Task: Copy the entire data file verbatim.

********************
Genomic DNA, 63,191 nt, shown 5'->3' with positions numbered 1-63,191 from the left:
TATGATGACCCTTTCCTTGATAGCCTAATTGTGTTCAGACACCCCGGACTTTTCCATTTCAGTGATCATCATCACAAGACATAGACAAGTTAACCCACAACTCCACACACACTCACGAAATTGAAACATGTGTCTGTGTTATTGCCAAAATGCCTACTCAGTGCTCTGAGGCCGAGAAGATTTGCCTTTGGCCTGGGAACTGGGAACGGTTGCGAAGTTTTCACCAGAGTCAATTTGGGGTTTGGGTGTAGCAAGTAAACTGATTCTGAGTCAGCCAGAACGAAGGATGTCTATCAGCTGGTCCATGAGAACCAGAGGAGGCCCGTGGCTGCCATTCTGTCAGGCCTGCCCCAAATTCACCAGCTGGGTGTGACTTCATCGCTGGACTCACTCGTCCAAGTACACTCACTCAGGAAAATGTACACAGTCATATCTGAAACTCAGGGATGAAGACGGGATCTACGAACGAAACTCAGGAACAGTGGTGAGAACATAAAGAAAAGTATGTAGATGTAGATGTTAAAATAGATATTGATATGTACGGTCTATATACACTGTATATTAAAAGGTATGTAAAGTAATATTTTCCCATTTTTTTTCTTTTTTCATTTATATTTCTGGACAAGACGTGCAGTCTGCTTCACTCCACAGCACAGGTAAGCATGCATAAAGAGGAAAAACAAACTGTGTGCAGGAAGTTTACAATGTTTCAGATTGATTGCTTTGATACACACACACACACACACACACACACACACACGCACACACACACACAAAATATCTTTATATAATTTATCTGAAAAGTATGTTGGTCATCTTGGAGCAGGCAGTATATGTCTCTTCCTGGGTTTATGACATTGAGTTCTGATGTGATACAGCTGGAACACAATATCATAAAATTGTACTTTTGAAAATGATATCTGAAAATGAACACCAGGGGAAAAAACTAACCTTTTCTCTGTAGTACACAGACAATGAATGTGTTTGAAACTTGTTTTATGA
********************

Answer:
Genomic DNA, 63,191 nt, shown 5'->3' with positions numbered 1-63,191 from the left:
TATGATGACCCTTTCCTTGATAGCCTAATTGTGTTCAGACACCCCGGACTTTTCCATTTCAGTGATCATCATCACAAGACATAGACAAGTTAACCCACAACTCCACACACACTCACGAAATTGAAACATGTGTCTGTGTTATTGCCAAAATGCCTACTCAGTGCTCTGAGGCCGAGAAGATTTGCCTTTGGCCTGGGAACTGGGAACGGTTGCGAAGTTTTCACCAGAGTCAATTTGGGGTTTGGGTGTAGCAAGTAAACTGATTCTGAGTCAGCCAGAACGAAGGATGTCTATCAGCTGGTCCATGAGAACCAGAGGAGGCCCGTGGCTGCCATTCTGTCAGGCCTGCCCCAAATTCACCAGCTGGGTGTGACTTCATCGCTGGACTCACTCGTCCAAGTACACTCACTCAGGAAAATGTACACAGTCATATCTGAAACTCAGGGATGAAGACGGGATCTACGAACGAAACTCAGGAACAGTGGTGAGAACATAAAGAAAAGTATGTAGATGTAGATGTTAAAATAGATATTGATATGTACGGTCTATATACACTGTATATTAAAAGGTATGTAAAGTAATATTTTCCCATTTTTTTTCTTTTTTCATTTATATTTCTGGACAAGACGTGCAGTCTGCTTCACTCCACAGCACAGGTAAGCATGCATAAAGAGGAAAAACAAACTGTGTGCAGGAAGTTTACAATGTTTCAGATTGATTGCTTTGATACACACACACACACACACACACACACACACACGCACACACACACACAAAATATCTTTATATAATTTATCTGAAAAGTATGTTGGTCATCTTGGAGCAGGCAGTATATGTCTCTTCCTGGGTTTATGACATTGAGTTCTGATGTGATACAGCTGGAACACAATATCATAAAATTGTACTTTTGAAAATGATATCTGAAAATGAACACCAGGGGAAAAAACTAACCTTTTCTCTGTAGTACACAGACAATGAATGTGTTTGAAACTTGTTTTATGA